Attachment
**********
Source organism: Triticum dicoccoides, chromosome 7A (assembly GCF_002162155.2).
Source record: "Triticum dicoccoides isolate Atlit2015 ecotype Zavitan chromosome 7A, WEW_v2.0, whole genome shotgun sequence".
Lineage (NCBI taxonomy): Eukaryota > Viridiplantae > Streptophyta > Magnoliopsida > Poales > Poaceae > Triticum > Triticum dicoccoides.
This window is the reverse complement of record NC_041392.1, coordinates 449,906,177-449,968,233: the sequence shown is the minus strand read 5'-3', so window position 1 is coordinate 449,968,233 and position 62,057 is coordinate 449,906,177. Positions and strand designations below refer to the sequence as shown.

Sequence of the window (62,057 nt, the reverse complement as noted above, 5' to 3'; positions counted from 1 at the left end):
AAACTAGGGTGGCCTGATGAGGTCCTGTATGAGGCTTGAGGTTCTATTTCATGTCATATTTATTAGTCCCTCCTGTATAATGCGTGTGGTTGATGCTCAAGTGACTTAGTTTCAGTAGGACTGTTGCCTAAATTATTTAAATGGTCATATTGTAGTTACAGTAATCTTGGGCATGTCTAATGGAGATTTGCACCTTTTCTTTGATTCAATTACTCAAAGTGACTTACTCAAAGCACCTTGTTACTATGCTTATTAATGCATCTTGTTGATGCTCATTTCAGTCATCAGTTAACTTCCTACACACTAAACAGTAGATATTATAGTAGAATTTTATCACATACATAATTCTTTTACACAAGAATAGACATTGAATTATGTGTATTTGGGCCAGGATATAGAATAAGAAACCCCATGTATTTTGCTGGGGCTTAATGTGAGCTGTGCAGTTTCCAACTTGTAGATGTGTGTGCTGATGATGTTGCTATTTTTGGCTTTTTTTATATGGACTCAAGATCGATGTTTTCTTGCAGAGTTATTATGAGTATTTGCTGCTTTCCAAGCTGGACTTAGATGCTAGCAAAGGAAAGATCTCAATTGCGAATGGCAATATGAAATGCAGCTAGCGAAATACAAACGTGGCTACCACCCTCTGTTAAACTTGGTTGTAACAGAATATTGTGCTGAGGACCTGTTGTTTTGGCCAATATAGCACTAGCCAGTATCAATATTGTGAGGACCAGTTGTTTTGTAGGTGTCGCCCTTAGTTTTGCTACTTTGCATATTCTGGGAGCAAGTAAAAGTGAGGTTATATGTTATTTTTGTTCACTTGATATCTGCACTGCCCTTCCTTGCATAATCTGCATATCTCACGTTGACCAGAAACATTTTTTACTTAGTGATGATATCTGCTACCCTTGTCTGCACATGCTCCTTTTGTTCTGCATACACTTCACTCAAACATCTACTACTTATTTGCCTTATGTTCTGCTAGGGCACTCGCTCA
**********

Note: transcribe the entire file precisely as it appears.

Source organism: Triticum dicoccoides, chromosome 7A (assembly GCF_002162155.2).
Source record: "Triticum dicoccoides isolate Atlit2015 ecotype Zavitan chromosome 7A, WEW_v2.0, whole genome shotgun sequence".
Lineage (NCBI taxonomy): Eukaryota > Viridiplantae > Streptophyta > Magnoliopsida > Poales > Poaceae > Triticum > Triticum dicoccoides.
This window is the reverse complement of record NC_041392.1, coordinates 449,906,177-449,968,233: the sequence shown is the minus strand read 5'-3', so window position 1 is coordinate 449,968,233 and position 62,057 is coordinate 449,906,177. Positions and strand designations below refer to the sequence as shown.

Sequence of the window (62,057 nt, the reverse complement as noted above, 5' to 3'; positions counted from 1 at the left end):
AAACTAGGGTGGCCTGATGAGGTCCTGTATGAGGCTTGAGGTTCTATTTCATGTCATATTTATTAGTCCCTCCTGTATAATGCGTGTGGTTGATGCTCAAGTGACTTAGTTTCAGTAGGACTGTTGCCTAAATTATTTAAATGGTCATATTGTAGTTACAGTAATCTTGGGCATGTCTAATGGAGATTTGCACCTTTTCTTTGATTCAATTACTCAAAGTGACTTACTCAAAGCACCTTGTTACTATGCTTATTAATGCATCTTGTTGATGCTCATTTCAGTCATCAGTTAACTTCCTACACACTAAACAGTAGATATTATAGTAGAATTTTATCACATACATAATTCTTTTACACAAGAATAGACATTGAATTATGTGTATTTGGGCCAGGATATAGAATAAGAAACCCCATGTATTTTGCTGGGGCTTAATGTGAGCTGTGCAGTTTCCAACTTGTAGATGTGTGTGCTGATGATGTTGCTATTTTTGGCTTTTTTTATATGGACTCAAGATCGATGTTTTCTTGCAGAGTTATTATGAGTATTTGCTGCTTTCCAAGCTGGACTTAGATGCTAGCAAAGGAAAGATCTCAATTGCGAATGGCAATATGAAATGCAGCTAGCGAAATACAAACGTGGCTACCACCCTCTGTTAAACTTGGTTGTAACAGAATATTGTGCTGAGGACCTGTTGTTTTGGCCAATATAGCACTAGCCAGTATCAATATTGTGAGGACCAGTTGTTTTGTAGGTGTCGCCCTTAGTTTTGCTACTTTGCATATTCTGGGAGCAAGTAAAAGTGAGGTTATATGTTATTTTTGTTCACTTGATATCTGCACTGCCCTTCCTTGCATAATCTGCATATCTCACGTTGACCAGAAACATTTTTTACTTAGTGATGATATCTGCTACCCTTGTCTGCACATGCTCCTTTTGTTCTGCATACACTTCACTCAAACATCTACTACTTATTTGCCTTATGTTCTGCTAGGGCACTCGCTCA